Tuesday, April 28, 2009

New poll shows opinion shift is strong and consistent.

There is more evidence that the “controversy” over same-sex marriage is dying rapidly. I have argued that we know the end of this debate and it won’t go the way that the Religious Rights wants it to go. The more they try to get traction on the issue the more they end up falling on their face.

The New York Times and CBS News recently polled Americans on various issues, as they have been jointly doing for some years. Their newest poll shows how attitudes have shifted rapidly in favor of marriage equality. They find that support for same-sex marriage has increased to 42 percent, while 25 percent support civil unions and only 28 percent want to deny all legal recognition to gay couples.

If we go back to 2004 we see how dramatically attitudes have changed in a very short period of time. At that time 22 percent said they would support full marriage equality, while 33 percent said they supported civil unions. Those opposing all legal recognition were 40 percent of the public.

It is clear that virtually all the shift in opinion is moving in the direction of marriage equality. The numbers supporting gay marriage has almost doubled in just a few years. While support for civil unions is down that is because individuals who previously were supportive of civil unions now endorse full marriage rights. That they are not shifting to the “Christian” view on the matter is shown by the decline in the percentage wanting to deny all legal rights to same-sex couples, down from 40 percent to 28 percent.

My guess is that most the shift can be explained this way: previous opponents to all rights for same-sex couples have shifted over to supporting civil unions while those who previously supported civil unions now support full marriage equality.

All indications are that this significant shift in opinion is going to continue. There are two demographic groups where anti-equality sentiment is strongest: those are the elderly and among conservative Christians. In truth, that is practically one group. The Religious Right today is primarily elderly as well. Fundamentalism in America has become the religion of the old. The obvious problem is that any demographic group that is heavily elderly will see their numbers collapse in a relatively short period of time. Young voters are overwhelmingly supportive of their gay friends marrying.

As older, Christian voters die off the opposition to gay marriage, what there is of it today, will die off as well.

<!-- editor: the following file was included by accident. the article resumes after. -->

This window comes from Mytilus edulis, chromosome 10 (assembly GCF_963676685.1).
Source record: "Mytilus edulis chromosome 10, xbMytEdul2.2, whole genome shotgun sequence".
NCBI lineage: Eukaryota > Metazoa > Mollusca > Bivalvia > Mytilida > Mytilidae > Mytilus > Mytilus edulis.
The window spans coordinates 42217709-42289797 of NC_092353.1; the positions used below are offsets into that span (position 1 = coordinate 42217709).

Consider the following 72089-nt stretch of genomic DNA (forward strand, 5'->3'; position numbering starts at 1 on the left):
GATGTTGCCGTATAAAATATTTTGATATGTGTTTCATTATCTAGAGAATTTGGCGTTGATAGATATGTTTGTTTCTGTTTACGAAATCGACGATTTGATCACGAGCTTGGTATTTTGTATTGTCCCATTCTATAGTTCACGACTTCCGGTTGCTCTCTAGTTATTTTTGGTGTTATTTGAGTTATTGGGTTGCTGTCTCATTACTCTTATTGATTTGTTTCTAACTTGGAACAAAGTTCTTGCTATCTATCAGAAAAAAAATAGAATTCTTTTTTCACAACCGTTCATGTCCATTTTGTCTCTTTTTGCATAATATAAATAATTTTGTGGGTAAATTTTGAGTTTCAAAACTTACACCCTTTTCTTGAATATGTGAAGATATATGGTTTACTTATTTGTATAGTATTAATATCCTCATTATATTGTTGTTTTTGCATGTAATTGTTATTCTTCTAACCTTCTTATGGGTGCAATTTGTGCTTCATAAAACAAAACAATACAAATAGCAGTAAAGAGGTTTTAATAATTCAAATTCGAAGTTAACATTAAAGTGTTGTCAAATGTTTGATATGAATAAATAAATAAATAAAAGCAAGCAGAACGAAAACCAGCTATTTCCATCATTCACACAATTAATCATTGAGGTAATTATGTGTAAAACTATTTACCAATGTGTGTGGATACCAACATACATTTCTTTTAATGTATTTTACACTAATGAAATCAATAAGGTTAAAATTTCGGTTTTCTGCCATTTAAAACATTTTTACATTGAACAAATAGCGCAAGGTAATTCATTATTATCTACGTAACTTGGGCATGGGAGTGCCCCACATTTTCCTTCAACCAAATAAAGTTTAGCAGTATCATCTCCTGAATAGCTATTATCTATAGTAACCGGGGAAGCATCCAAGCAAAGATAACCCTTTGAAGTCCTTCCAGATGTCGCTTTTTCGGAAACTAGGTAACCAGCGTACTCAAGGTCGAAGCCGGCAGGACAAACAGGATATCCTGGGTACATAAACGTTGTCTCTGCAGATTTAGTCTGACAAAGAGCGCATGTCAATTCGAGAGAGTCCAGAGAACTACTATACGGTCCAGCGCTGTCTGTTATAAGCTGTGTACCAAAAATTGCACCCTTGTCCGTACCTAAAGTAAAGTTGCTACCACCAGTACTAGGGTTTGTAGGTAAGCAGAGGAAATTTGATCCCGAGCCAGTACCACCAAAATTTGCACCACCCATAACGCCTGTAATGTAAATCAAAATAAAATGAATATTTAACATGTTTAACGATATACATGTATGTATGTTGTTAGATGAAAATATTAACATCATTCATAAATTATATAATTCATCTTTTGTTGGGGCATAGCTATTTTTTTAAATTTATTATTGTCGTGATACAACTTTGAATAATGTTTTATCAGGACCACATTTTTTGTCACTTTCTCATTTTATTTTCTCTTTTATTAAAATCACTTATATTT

The move to have constitutional amendments was always a rear guard action meant to delay any progress. The Right knew that opinions were shifting and knew that laws are easier to change than constitutions. So they enshrined their hatred in constitutions while public support was with them as a means of preventing legal changes when they lost the opinion wars.

I predict the total collapse of the anti-equality movement within the next five to ten years. It relies primarily on foot soldiers provided by fundamentalist churches (combined with Mormon funding). But fundamentalism is in its death throes. As I noted elsewhere, the numbers of Americans saying they are evangelical Christians has dropped from 35 percent to 29 percent in just two years. Without young members to replace the elderly this cultural backwater is going to decline rapidly and the backbone of the anti-equality movement will disappear.

Mormon money will not be able to substitute for a lack of voters. The dishonest, vicious attacks used by the Mormon-funded “Yes on 8” campaign can only work so often. Eventually people figure out that the fear-mongering advertisements are blatantly dishonest. The hysterical fear campaigns of old women like Maggie Gallagher and Jenny Morse will play to smaller and smaller audiences.

With five states already allowing gay marriage, and with 18,000 married same-sex couples in California, the public will be able to watch this “social experiment.” What they will see will repudiate the fear-mongers and bigots. In Massachusetts, opposition to marriage equality was highest the day it passed and has shrunk significantly since then. It shrinks because the anti-equality campaign exaggerated and lied to the public. Even if there were negative consequences—and there is no convincing evidence to show there is—the fear campaign has been so extreme that it needs very explicit, very dire consequences in order to appear credible. Anything short of social Armageddon will discredit them.

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